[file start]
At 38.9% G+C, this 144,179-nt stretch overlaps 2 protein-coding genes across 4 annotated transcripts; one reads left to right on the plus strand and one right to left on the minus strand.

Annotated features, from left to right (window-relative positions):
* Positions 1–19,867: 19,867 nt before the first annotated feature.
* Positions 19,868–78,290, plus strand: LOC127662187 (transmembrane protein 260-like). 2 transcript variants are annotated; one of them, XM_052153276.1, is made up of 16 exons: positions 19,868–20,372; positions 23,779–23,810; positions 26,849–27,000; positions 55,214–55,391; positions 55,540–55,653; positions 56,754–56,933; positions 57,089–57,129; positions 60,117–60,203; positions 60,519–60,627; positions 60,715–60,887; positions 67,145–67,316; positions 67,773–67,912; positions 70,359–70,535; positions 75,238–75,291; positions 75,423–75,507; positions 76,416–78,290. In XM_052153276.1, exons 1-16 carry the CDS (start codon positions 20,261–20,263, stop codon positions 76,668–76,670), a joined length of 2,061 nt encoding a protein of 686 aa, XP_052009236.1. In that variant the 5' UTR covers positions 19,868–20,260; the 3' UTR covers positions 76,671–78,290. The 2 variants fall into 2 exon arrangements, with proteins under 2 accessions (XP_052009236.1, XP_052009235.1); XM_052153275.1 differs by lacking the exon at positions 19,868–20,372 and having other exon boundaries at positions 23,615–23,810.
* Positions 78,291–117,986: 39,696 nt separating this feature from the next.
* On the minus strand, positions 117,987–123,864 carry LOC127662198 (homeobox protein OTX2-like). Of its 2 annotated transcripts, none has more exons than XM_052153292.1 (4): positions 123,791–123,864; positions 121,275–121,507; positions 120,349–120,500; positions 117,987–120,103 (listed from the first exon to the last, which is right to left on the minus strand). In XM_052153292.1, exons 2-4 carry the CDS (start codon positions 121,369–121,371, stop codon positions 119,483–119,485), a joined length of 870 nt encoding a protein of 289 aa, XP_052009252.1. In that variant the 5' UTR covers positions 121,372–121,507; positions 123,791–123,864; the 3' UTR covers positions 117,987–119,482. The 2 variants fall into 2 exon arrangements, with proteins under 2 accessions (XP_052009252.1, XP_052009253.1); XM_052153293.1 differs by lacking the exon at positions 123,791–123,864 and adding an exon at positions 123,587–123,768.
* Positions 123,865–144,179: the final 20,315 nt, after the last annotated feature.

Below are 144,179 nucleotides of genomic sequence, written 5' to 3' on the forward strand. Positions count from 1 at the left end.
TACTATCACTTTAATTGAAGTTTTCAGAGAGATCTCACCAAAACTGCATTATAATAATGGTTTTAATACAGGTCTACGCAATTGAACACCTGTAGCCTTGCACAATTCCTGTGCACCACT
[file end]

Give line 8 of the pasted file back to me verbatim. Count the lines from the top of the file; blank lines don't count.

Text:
Below are 144,179 nucleotides of genomic sequence, written 5' to 3' on the forward strand. Positions count from 1 at the left end.